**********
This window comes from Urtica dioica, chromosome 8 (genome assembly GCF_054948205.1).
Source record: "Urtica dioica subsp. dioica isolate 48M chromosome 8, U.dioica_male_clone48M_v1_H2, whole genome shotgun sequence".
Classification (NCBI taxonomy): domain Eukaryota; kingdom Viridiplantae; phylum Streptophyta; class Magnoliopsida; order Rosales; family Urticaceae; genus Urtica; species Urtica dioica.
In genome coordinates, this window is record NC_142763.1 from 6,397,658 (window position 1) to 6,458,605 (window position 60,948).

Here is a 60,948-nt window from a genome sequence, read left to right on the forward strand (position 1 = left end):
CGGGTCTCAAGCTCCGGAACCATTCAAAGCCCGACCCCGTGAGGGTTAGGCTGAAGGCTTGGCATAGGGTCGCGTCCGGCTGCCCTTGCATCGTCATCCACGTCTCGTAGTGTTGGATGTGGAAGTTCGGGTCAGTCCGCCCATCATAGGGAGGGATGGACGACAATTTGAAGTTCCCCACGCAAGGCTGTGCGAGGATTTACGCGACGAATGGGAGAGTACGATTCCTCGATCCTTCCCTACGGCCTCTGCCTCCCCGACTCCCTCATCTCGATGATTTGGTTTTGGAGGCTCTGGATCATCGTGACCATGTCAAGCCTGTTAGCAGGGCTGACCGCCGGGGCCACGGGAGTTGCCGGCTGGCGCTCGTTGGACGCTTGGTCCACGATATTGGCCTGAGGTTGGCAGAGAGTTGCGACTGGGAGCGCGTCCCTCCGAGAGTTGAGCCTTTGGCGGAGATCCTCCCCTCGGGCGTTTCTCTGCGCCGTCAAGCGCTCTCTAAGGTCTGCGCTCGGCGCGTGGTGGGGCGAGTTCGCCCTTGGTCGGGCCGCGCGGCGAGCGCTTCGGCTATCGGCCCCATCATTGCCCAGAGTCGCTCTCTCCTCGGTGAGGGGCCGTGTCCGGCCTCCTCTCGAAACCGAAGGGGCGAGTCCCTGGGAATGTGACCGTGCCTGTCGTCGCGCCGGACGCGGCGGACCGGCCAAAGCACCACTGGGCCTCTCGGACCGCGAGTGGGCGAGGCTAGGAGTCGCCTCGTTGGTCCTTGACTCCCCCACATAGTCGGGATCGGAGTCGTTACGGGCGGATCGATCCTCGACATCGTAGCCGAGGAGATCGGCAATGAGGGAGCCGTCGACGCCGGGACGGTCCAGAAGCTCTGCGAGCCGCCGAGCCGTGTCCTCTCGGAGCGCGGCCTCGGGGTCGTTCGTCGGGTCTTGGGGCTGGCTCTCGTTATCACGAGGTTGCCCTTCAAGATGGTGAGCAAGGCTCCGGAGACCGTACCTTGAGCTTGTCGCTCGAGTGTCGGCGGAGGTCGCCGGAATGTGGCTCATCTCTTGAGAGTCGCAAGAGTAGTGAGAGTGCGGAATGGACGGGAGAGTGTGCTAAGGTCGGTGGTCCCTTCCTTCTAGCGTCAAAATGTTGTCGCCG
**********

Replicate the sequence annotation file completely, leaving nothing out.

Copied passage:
This window comes from Urtica dioica, chromosome 8 (genome assembly GCF_054948205.1).
Source record: "Urtica dioica subsp. dioica isolate 48M chromosome 8, U.dioica_male_clone48M_v1_H2, whole genome shotgun sequence".
Classification (NCBI taxonomy): domain Eukaryota; kingdom Viridiplantae; phylum Streptophyta; class Magnoliopsida; order Rosales; family Urticaceae; genus Urtica; species Urtica dioica.
In genome coordinates, this window is record NC_142763.1 from 6,397,658 (window position 1) to 6,458,605 (window position 60,948).

Here is a 60,948-nt window from a genome sequence, read left to right on the forward strand (position 1 = left end):
CGGGTCTCAAGCTCCGGAACCATTCAAAGCCCGACCCCGTGAGGGTTAGGCTGAAGGCTTGGCATAGGGTCGCGTCCGGCTGCCCTTGCATCGTCATCCACGTCTCGTAGTGTTGGATGTGGAAGTTCGGGTCAGTCCGCCCATCATAGGGAGGGATGGACGACAATTTGAAGTTCCCCACGCAAGGCTGTGCGAGGATTTACGCGACGAATGGGAGAGTACGATTCCTCGATCCTTCCCTACGGCCTCTGCCTCCCCGACTCCCTCATCTCGATGATTTGGTTTTGGAGGCTCTGGATCATCGTGACCATGTCAAGCCTGTTAGCAGGGCTGACCGCCGGGGCCACGGGAGTTGCCGGCTGGCGCTCGTTGGACGCTTGGTCCACGATATTGGCCTGAGGTTGGCAGAGAGTTGCGACTGGGAGCGCGTCCCTCCGAGAGTTGAGCCTTTGGCGGAGATCCTCCCCTCGGGCGTTTCTCTGCGCCGTCAAGCGCTCTCTAAGGTCTGCGCTCGGCGCGTGGTGGGGCGAGTTCGCCCTTGGTCGGGCCGCGCGGCGAGCGCTTCGGCTATCGGCCCCATCATTGCCCAGAGTCGCTCTCTCCTCGGTGAGGGGCCGTGTCCGGCCTCCTCTCGAAACCGAAGGGGCGAGTCCCTGGGAATGTGACCGTGCCTGTCGTCGCGCCGGACGCGGCGGACCGGCCAAAGCACCACTGGGCCTCTCGGACCGCGAGTGGGCGAGGCTAGGAGTCGCCTCGTTGGTCCTTGACTCCCCCACATAGTCGGGATCGGAGTCGTTACGGGCGGATCGATCCTCGACATCGTAGCCGAGGAGATCGGCAATGAGGGAGCCGTCGACGCCGGGACGGTCCAGAAGCTCTGCGAGCCGCCGAGCCGTGTCCTCTCGGAGCGCGGCCTCGGGGTCGTTCGTCGGGTCTTGGGGCTGGCTCTCGTTATCACGAGGTTGCCCTTCAAGATGGTGAGCAAGGCTCCGGAGACCGTACCTTGAGCTTGTCGCTCGAGTGTCGGCGGAGGTCGCCGGAATGTGGCTCATCTCTTGAGAGTCGCAAGAGTAGTGAGAGTGCGGAATGGACGGGAGAGTGTGCTAAGGTCGGTGGTCCCTTCCTTCTAGCGTCAAAATGTTGTCGCCG